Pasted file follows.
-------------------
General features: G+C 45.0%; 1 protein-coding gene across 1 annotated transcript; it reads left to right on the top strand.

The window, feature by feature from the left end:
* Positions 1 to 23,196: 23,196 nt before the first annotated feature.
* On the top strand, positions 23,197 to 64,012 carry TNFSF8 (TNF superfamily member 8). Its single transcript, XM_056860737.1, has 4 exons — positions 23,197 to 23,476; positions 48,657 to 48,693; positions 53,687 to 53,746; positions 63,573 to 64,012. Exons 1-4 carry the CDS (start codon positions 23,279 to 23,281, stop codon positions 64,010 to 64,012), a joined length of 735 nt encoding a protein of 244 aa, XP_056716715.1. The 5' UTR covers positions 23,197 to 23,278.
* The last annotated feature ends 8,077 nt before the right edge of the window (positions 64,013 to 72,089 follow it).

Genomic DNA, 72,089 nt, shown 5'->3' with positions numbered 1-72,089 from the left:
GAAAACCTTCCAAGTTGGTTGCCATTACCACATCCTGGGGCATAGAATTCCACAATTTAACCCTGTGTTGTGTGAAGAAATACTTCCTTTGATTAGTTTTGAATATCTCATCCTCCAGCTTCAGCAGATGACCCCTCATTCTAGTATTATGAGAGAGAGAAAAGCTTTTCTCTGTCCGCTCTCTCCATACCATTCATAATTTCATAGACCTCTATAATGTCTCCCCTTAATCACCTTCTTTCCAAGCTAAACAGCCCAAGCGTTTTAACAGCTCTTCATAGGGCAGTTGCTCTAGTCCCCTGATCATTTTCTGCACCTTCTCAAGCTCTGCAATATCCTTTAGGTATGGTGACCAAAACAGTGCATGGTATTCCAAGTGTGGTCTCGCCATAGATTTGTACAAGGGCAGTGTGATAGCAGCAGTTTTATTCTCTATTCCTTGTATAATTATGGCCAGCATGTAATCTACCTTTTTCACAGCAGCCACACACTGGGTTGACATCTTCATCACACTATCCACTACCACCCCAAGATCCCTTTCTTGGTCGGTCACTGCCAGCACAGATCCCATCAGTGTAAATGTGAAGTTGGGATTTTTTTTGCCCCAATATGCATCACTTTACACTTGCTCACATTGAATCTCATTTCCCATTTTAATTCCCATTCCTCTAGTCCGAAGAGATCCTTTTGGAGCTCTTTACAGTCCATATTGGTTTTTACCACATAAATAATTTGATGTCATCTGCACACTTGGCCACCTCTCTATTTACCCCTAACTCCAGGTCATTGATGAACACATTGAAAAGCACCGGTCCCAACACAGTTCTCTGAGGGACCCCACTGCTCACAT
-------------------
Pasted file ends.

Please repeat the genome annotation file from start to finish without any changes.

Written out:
General features: G+C 45.0%; 1 protein-coding gene across 1 annotated transcript; it reads left to right on the top strand.

The window, feature by feature from the left end:
* Positions 1 to 23,196: 23,196 nt before the first annotated feature.
* On the top strand, positions 23,197 to 64,012 carry TNFSF8 (TNF superfamily member 8). Its single transcript, XM_056860737.1, has 4 exons — positions 23,197 to 23,476; positions 48,657 to 48,693; positions 53,687 to 53,746; positions 63,573 to 64,012. Exons 1-4 carry the CDS (start codon positions 23,279 to 23,281, stop codon positions 64,010 to 64,012), a joined length of 735 nt encoding a protein of 244 aa, XP_056716715.1. The 5' UTR covers positions 23,197 to 23,278.
* The last annotated feature ends 8,077 nt before the right edge of the window (positions 64,013 to 72,089 follow it).

Genomic DNA, 72,089 nt, shown 5'->3' with positions numbered 1-72,089 from the left:
GAAAACCTTCCAAGTTGGTTGCCATTACCACATCCTGGGGCATAGAATTCCACAATTTAACCCTGTGTTGTGTGAAGAAATACTTCCTTTGATTAGTTTTGAATATCTCATCCTCCAGCTTCAGCAGATGACCCCTCATTCTAGTATTATGAGAGAGAGAAAAGCTTTTCTCTGTCCGCTCTCTCCATACCATTCATAATTTCATAGACCTCTATAATGTCTCCCCTTAATCACCTTCTTTCCAAGCTAAACAGCCCAAGCGTTTTAACAGCTCTTCATAGGGCAGTTGCTCTAGTCCCCTGATCATTTTCTGCACCTTCTCAAGCTCTGCAATATCCTTTAGGTATGGTGACCAAAACAGTGCATGGTATTCCAAGTGTGGTCTCGCCATAGATTTGTACAAGGGCAGTGTGATAGCAGCAGTTTTATTCTCTATTCCTTGTATAATTATGGCCAGCATGTAATCTACCTTTTTCACAGCAGCCACACACTGGGTTGACATCTTCATCACACTATCCACTACCACCCCAAGATCCCTTTCTTGGTCGGTCACTGCCAGCACAGATCCCATCAGTGTAAATGTGAAGTTGGGATTTTTTTTGCCCCAATATGCATCACTTTACACTTGCTCACATTGAATCTCATTTCCCATTTTAATTCCCATTCCTCTAGTCCGAAGAGATCCTTTTGGAGCTCTTTACAGTCCATATTGGTTTTTACCACATAAATAATTTGATGTCATCTGCACACTTGGCCACCTCTCTATTTACCCCTAACTCCAGGTCATTGATGAACACATTGAAAAGCACCGGTCCCAACACAGTTCTCTGAGGGACCCCACTGCTCACAT